. Hannah had taken flight less than a week after their mother died, claiming she needed to “get away.”
More like “run away.” Sadly, much as Polly wished Hannah had stayed, her sister’s flight hadn’t surprised her. If it weren’t for Hannah’s travel blog, she would have little way of knowing where her sister was.
“Happy anniversary, Pols,” Emma said. “Three months dating, huh? You know what that means.”
Polly didn’t, but she smiled anyway as the other women chuckled.
“Sure you can’t come with us?” Mia glanced at her watch. “The show starts at eight, and I haven’t sold the extra ticket yet.”
“No.” Polly deflected a pang of regret and glanced back toward the kitchen. “I should go. Brian is waiting.”
“So what else are you guys doing to celebrate?” Sarah reached out to pour herself a glass of red wine.
“Um, we’re just hanging out.”
The other women blinked, as if “hanging out” was a lame way to spend an anniversary—even a three-month one. Sarah gestured to Polly’s face.
“You’ve got something there, hon.”
Polly touched her chin. Oh no, not an unwanted zit. “What?”
Mia peered closer at Polly’s face. “Just some crumbs or something.”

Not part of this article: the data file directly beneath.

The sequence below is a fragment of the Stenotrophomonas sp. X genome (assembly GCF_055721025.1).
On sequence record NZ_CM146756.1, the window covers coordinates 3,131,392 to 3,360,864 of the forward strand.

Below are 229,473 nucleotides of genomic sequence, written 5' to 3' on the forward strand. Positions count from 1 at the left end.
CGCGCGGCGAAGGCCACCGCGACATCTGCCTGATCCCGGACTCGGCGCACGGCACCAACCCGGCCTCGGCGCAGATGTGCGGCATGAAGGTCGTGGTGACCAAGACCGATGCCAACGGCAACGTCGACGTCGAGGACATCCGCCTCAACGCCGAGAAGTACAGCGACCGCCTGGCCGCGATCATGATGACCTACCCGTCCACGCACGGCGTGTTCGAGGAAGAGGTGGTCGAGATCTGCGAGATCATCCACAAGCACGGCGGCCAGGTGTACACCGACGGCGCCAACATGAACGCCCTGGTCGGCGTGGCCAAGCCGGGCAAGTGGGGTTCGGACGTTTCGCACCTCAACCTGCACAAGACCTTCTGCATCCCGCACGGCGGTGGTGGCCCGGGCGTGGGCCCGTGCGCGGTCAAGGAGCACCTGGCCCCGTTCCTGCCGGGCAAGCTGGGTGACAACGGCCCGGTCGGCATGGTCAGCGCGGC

Polly swiped at her face with her sleeve, then caught Mia looking at her fingers, which were still colored with orange Cheetos dust. Embarrassment flushed over Polly from head to toe. She shoved her hands into her pockets and took a step away from the table.
“So did Brian get you a gift?” Emma asked.
“I think so.” Polly did not, in fact, think so. Brian had never gotten her anything and she had no reason to believe he would do so now, but she couldn’t very well admit that to her friends. “We’re exchanging gifts later.”
“Is he here?” Sarah glanced toward the front doors.
“No, I’m . . . he’s back at the house. I’m just picking up dinner. We’re going out later for drinks and . . . um, dancing.” Polly took a step back. “Great seeing you all. Have fun at the concert tonight.”
The other women waved, and Mia fell into step beside Polly as she returned to the front counter to pay for the takeout food.
“Really, Pols?” Mia eyed Polly with far more perception than was comfortable. “You’re spending your anniversary in the basement, aren’t you? What are you doing, playing
Polly sighed. As one of her oldest friends, Mia had always been one to see right to the truth, which was both one of her most appealing and most annoying qualities.
“Brian is a homebody,” she said defensively. “There’s nothing wrong with that.”
, maybe not.” Mia crossed her arms, narrowing her eyes on Polly’s face. “But for you? Come on, Pols. You’re eating Cheetos and delivering take-out Indian food to your boyfriend on your anniversary? You deserve more, and you know it.”